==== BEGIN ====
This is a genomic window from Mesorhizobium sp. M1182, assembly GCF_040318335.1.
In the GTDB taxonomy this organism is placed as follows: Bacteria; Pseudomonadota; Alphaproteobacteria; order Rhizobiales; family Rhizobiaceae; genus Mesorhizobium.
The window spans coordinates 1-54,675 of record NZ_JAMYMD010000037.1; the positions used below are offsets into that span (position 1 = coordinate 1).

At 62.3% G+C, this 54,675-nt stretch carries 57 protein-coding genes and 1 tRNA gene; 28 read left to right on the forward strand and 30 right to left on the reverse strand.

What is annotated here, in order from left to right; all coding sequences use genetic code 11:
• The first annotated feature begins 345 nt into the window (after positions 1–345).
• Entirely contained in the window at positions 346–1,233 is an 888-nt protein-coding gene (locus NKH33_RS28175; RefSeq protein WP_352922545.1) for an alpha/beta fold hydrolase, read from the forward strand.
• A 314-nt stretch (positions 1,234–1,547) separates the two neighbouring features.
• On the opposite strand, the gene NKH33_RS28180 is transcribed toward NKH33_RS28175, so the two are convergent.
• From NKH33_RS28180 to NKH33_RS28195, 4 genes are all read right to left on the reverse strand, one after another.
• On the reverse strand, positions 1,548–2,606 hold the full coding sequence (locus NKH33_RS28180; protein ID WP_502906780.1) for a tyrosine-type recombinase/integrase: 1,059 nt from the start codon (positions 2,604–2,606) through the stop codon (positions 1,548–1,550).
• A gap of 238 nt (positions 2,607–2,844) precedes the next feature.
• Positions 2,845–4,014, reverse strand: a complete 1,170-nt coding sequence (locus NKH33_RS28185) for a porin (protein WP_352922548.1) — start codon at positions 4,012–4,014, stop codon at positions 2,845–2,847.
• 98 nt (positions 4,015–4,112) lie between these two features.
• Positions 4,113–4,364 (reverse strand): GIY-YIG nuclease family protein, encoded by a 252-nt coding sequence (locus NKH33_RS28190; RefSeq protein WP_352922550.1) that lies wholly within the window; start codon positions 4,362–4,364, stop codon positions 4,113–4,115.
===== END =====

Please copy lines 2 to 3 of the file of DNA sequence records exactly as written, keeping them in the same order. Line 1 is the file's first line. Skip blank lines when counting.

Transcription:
In the GTDB taxonomy this organism is placed as follows: Bacteria; Pseudomonadota; Alphaproteobacteria; order Rhizobiales; family Rhizobiaceae; genus Mesorhizobium.
The window spans coordinates 1-54,675 of record NZ_JAMYMD010000037.1; the positions used below are offsets into that span (position 1 = coordinate 1).